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Aaron Brown > perfSONAR_PS-Services-MA-perfSONARBUOY-0.09 > perfSONAR_PS::OWP::Syslog



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Module Version: 0.09   Source  


perfSONAR_PS::OWP::Syslog - Tie a filehandle to Syslog. If you Tie STDERR, then all STDERR errors are automatically caught, or you can debug by Carp'ing to STDERR, etc. (Good for CGI error logging.)




















  use perfSONAR_PS::OWP::Syslog;

  ##  Pass up to five args:
  ##    facility        => 'local0',
  ##    priority        => 'err',
  ##    identity        => 'my_program'
  ##    log_opts        => 'pid,cons'           # defaults to 'pid'
  ##    setlogsock      => 'inet'|'unix'        # defaults to inet
  tie *MYLOG, 'Tie::Syslog', facility => 'local0', setlogsock => 'unix';
  print MYLOG "I made an error."; ## this will be syslogged
  printf MYLOG "Error %d", 42;    ## syslog as "Error 42"

  untie *MYLOG;


This module allows you to tie a filehandle (output only) to syslog. This becomes useful in general when you want to capture any activity that happens on STDERR and see that it is syslogged for later perusal. You can also create an arbitrary filehandle, say LOG, and send stuff to syslog by printing to this filehandle. This module depends on the Sys::Syslog module to actually get info to syslog.

Tie your filehandle to syslog using a glob to the filehandle. When it is tied to the 'Tie::Syslog' class, you may optionally pass four arguments that determine the behavior of the output bound to syslog.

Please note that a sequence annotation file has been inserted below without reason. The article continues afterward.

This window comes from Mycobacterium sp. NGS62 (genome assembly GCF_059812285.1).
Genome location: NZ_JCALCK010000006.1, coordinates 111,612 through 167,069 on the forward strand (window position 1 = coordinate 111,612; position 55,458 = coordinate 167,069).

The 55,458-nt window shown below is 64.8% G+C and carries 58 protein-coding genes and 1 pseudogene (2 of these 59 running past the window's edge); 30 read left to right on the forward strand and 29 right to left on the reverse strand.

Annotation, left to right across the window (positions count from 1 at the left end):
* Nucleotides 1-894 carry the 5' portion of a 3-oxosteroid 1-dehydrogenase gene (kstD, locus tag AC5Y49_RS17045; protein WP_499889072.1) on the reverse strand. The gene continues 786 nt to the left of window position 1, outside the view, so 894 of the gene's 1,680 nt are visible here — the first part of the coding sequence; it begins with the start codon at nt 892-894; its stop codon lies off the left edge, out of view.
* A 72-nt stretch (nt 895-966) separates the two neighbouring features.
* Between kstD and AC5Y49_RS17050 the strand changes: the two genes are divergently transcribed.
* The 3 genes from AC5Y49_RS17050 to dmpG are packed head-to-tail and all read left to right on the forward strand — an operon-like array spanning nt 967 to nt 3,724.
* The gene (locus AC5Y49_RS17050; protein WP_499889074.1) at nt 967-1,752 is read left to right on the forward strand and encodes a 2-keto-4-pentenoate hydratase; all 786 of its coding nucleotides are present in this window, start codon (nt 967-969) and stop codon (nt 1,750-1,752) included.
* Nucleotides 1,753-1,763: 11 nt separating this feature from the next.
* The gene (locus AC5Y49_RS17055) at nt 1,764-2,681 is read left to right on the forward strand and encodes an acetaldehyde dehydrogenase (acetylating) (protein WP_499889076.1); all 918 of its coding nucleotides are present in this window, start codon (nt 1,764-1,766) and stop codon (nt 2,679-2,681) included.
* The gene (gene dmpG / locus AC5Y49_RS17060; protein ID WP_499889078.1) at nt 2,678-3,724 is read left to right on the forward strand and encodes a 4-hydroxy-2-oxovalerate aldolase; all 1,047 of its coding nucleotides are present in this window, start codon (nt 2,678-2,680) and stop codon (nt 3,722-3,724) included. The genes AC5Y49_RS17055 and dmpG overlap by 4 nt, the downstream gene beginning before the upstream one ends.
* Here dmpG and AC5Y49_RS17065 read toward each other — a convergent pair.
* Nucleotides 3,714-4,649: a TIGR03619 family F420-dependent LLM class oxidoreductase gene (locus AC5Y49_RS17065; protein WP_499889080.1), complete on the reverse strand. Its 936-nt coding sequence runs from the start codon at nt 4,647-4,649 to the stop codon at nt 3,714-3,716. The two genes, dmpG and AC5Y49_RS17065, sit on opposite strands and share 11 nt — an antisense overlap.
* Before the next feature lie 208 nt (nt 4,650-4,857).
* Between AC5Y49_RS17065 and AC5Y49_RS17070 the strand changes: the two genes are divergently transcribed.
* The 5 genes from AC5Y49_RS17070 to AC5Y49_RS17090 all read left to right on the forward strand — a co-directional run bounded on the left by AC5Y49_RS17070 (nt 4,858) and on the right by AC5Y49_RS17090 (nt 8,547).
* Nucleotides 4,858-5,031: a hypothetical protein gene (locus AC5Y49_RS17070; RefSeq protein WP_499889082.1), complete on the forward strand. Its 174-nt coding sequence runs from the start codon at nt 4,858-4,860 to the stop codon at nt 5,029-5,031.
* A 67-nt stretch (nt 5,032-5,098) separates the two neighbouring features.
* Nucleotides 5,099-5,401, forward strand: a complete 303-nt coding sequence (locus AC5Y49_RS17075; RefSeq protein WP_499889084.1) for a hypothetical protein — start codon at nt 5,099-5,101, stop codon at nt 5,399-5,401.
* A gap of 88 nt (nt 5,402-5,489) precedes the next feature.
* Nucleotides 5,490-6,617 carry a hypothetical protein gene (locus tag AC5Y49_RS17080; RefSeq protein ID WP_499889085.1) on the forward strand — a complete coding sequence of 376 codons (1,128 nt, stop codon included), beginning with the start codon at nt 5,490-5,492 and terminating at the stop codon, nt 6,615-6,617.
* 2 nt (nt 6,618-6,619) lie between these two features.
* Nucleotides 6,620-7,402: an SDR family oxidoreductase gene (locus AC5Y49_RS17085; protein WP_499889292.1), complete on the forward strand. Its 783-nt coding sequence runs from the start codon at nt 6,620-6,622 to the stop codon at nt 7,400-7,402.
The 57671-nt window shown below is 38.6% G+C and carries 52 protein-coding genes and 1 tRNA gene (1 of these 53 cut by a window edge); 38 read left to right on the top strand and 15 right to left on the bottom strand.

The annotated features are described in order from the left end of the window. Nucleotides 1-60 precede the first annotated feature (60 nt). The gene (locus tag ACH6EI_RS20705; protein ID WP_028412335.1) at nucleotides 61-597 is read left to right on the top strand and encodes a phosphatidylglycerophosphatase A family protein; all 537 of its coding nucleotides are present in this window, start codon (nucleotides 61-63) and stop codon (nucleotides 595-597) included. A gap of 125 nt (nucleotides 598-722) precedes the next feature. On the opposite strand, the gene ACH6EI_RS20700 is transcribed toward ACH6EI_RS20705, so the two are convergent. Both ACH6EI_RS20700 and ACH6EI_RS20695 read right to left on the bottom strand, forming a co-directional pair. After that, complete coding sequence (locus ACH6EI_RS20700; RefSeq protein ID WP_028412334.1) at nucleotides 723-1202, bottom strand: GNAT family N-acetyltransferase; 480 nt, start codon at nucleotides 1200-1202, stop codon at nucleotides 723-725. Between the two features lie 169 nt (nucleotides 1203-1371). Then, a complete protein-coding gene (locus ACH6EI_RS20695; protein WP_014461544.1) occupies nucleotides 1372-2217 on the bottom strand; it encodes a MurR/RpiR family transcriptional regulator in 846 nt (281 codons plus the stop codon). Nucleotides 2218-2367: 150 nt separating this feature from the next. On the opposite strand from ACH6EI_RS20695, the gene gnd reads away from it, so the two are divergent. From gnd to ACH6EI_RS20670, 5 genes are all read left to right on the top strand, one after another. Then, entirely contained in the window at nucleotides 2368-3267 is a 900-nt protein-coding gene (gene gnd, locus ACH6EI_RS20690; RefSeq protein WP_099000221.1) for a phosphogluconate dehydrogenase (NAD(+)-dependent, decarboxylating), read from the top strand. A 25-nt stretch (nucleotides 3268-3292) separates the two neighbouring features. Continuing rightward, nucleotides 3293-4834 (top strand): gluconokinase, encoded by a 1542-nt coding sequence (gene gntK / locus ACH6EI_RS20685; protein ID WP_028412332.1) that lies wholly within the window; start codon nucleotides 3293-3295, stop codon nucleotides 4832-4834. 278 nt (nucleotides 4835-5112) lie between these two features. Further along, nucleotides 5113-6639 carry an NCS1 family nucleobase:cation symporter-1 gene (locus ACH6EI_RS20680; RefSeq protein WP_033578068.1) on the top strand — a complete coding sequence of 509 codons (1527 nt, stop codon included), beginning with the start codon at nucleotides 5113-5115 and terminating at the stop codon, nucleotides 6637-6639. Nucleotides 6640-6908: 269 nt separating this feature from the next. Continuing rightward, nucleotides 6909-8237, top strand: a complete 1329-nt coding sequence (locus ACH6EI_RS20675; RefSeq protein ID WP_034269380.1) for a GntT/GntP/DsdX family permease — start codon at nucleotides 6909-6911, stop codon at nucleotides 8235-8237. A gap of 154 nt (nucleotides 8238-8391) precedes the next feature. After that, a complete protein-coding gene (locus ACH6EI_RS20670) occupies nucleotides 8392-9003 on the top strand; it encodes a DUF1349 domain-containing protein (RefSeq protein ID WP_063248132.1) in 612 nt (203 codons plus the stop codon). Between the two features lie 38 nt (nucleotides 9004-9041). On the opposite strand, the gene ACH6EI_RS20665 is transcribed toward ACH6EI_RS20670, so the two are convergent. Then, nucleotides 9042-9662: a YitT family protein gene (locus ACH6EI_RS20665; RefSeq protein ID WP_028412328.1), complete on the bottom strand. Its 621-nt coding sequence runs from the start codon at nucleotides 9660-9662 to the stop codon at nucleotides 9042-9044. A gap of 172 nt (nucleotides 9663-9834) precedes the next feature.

The arguments are specified in any order using hash-array notation.

The 'facility' and 'priority' are used to direct your filehandle traffic to the proper channels in syslog. I suggest reviewing a manpage for syslog on your local system to identify what the facilities and priorities actually are. (The defaults are set to 'local0' and 'err' respectively.

The 'identifier' string is the string that shows up in evey line of output that syslog writes. You may use this identifier to help sort out syslog lines produced by different applications (with different id's.) If you do not specify a value for this argument, it will default to the name of the running program. (This is derived from FindBin::Script.)

The 'log_opts' is a string of comma separated log options specific to syslog. Current documentation supports 'pid,cons,ndelay,nowait'. Check your local listings, as you may pass values that are only part of your local system. I suggest checking your man pages for syslog, and perhaps looking inside your site_perl/$archname/sys/ for other such values. If you do not pass this argument, it defaults to the string 'pid', which makes syslog put a [12345] pid value on each line of output.

The 'setlogsock' argument is either the string 'inet' or 'unix'. This is passed to the Sys::Syslog::setlogsock() call to specify the socket type to be used when opening the connection to syslog. If this argument is not specified, then the default used is 'inet'. Many perl installations still have original Sys::Syslog which does not have the setlogsock() routine. There is also no $VERSION constant to test in Sys::Syslog, so we'll test the symbol table to see if the routine exists. If the routine does not exist, then the fourth argument is silently ignored. I did not want to require people to have "the latest" version of perl just to use this module.